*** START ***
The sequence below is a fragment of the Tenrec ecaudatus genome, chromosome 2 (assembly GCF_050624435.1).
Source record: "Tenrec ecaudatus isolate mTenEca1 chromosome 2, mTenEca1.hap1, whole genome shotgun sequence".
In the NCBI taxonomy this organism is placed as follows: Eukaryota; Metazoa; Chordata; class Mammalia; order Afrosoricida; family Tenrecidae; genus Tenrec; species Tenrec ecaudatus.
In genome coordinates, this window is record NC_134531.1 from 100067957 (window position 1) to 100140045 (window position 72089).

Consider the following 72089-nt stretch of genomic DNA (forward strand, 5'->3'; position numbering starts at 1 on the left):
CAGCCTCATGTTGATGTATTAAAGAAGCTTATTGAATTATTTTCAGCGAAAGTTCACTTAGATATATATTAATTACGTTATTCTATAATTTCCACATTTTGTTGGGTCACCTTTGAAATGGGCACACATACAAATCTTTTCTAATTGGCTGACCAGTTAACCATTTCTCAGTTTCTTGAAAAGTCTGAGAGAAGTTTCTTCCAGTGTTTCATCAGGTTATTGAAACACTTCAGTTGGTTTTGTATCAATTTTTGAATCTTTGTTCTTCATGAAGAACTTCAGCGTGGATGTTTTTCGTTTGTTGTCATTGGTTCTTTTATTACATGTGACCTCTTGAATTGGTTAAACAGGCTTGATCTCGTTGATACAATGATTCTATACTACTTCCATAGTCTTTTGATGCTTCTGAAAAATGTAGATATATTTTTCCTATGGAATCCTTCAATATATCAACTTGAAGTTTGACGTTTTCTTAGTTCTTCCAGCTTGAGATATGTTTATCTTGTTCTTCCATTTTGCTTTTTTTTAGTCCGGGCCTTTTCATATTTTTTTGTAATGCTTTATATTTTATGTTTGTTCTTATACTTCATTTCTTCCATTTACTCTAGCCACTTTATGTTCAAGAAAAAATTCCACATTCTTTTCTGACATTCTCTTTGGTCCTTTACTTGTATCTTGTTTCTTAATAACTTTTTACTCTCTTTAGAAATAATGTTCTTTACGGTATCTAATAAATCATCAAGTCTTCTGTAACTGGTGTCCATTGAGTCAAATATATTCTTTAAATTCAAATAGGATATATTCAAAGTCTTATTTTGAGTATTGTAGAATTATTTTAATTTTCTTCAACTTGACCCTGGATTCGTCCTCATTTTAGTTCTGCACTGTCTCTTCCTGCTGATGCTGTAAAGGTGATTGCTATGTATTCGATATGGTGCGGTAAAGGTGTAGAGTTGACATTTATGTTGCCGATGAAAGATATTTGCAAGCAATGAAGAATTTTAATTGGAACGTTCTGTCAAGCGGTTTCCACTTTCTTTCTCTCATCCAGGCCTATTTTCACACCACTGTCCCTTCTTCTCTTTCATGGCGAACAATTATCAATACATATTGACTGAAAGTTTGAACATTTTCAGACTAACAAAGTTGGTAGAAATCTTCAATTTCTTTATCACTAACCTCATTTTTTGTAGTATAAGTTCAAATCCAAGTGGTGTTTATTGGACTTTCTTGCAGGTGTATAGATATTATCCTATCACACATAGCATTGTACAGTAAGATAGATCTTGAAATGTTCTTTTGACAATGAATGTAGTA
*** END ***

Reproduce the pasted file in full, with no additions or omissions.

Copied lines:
The sequence below is a fragment of the Tenrec ecaudatus genome, chromosome 2 (assembly GCF_050624435.1).
Source record: "Tenrec ecaudatus isolate mTenEca1 chromosome 2, mTenEca1.hap1, whole genome shotgun sequence".
In the NCBI taxonomy this organism is placed as follows: Eukaryota; Metazoa; Chordata; class Mammalia; order Afrosoricida; family Tenrecidae; genus Tenrec; species Tenrec ecaudatus.
In genome coordinates, this window is record NC_134531.1 from 100067957 (window position 1) to 100140045 (window position 72089).

Consider the following 72089-nt stretch of genomic DNA (forward strand, 5'->3'; position numbering starts at 1 on the left):
CAGCCTCATGTTGATGTATTAAAGAAGCTTATTGAATTATTTTCAGCGAAAGTTCACTTAGATATATATTAATTACGTTATTCTATAATTTCCACATTTTGTTGGGTCACCTTTGAAATGGGCACACATACAAATCTTTTCTAATTGGCTGACCAGTTAACCATTTCTCAGTTTCTTGAAAAGTCTGAGAGAAGTTTCTTCCAGTGTTTCATCAGGTTATTGAAACACTTCAGTTGGTTTTGTATCAATTTTTGAATCTTTGTTCTTCATGAAGAACTTCAGCGTGGATGTTTTTCGTTTGTTGTCATTGGTTCTTTTATTACATGTGACCTCTTGAATTGGTTAAACAGGCTTGATCTCGTTGATACAATGATTCTATACTACTTCCATAGTCTTTTGATGCTTCTGAAAAATGTAGATATATTTTTCCTATGGAATCCTTCAATATATCAACTTGAAGTTTGACGTTTTCTTAGTTCTTCCAGCTTGAGATATGTTTATCTTGTTCTTCCATTTTGCTTTTTTTTAGTCCGGGCCTTTTCATATTTTTTTGTAATGCTTTATATTTTATGTTTGTTCTTATACTTCATTTCTTCCATTTACTCTAGCCACTTTATGTTCAAGAAAAAATTCCACATTCTTTTCTGACATTCTCTTTGGTCCTTTACTTGTATCTTGTTTCTTAATAACTTTTTACTCTCTTTAGAAATAATGTTCTTTACGGTATCTAATAAATCATCAAGTCTTCTGTAACTGGTGTCCATTGAGTCAAATATATTCTTTAAATTCAAATAGGATATATTCAAAGTCTTATTTTGAGTATTGTAGAATTATTTTAATTTTCTTCAACTTGACCCTGGATTCGTCCTCATTTTAGTTCTGCACTGTCTCTTCCTGCTGATGCTGTAAAGGTGATTGCTATGTATTCGATATGGTGCGGTAAAGGTGTAGAGTTGACATTTATGTTGCCGATGAAAGATATTTGCAAGCAATGAAGAATTTTAATTGGAACGTTCTGTCAAGCGGTTTCCACTTTCTTTCTCTCATCCAGGCCTATTTTCACACCACTGTCCCTTCTTCTCTTTCATGGCGAACAATTATCAATACATATTGACTGAAAGTTTGAACATTTTCAGACTAACAAAGTTGGTAGAAATCTTCAATTTCTTTATCACTAACCTCATTTTTTGTAGTATAAGTTCAAATCCAAGTGGTGTTTATTGGACTTTCTTGCAGGTGTATAGATATTATCCTATCACACATAGCATTGTACAGTAAGATAGATCTTGAAATGTTCTTTTGACAATGAATGTAGTA